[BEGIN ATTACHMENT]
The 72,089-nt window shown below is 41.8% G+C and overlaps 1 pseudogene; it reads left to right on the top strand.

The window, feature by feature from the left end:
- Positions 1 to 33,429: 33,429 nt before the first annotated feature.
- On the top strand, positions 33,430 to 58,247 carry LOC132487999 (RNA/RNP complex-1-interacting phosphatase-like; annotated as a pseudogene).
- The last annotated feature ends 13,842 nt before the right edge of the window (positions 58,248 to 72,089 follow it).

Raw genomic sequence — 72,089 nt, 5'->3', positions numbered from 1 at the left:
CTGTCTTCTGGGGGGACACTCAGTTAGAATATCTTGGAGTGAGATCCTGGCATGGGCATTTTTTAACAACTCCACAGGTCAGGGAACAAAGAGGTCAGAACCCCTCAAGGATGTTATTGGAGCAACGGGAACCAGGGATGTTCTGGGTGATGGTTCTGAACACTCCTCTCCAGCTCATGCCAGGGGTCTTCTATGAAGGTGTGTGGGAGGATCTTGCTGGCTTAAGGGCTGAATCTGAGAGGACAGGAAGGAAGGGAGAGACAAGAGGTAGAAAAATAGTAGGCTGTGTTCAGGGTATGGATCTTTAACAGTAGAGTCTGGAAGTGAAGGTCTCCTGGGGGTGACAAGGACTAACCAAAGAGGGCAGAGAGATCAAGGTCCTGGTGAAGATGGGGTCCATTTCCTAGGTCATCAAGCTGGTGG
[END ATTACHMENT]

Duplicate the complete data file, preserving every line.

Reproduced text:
The 72,089-nt window shown below is 41.8% G+C and overlaps 1 pseudogene; it reads left to right on the top strand.

The window, feature by feature from the left end:
- Positions 1 to 33,429: 33,429 nt before the first annotated feature.
- On the top strand, positions 33,430 to 58,247 carry LOC132487999 (RNA/RNP complex-1-interacting phosphatase-like; annotated as a pseudogene).
- The last annotated feature ends 13,842 nt before the right edge of the window (positions 58,248 to 72,089 follow it).

Raw genomic sequence — 72,089 nt, 5'->3', positions numbered from 1 at the left:
CTGTCTTCTGGGGGGACACTCAGTTAGAATATCTTGGAGTGAGATCCTGGCATGGGCATTTTTTAACAACTCCACAGGTCAGGGAACAAAGAGGTCAGAACCCCTCAAGGATGTTATTGGAGCAACGGGAACCAGGGATGTTCTGGGTGATGGTTCTGAACACTCCTCTCCAGCTCATGCCAGGGGTCTTCTATGAAGGTGTGTGGGAGGATCTTGCTGGCTTAAGGGCTGAATCTGAGAGGACAGGAAGGAAGGGAGAGACAAGAGGTAGAAAAATAGTAGGCTGTGTTCAGGGTATGGATCTTTAACAGTAGAGTCTGGAAGTGAAGGTCTCCTGGGGGTGACAAGGACTAACCAAAGAGGGCAGAGAGATCAAGGTCCTGGTGAAGATGGGGTCCATTTCCTAGGTCATCAAGCTGGTGG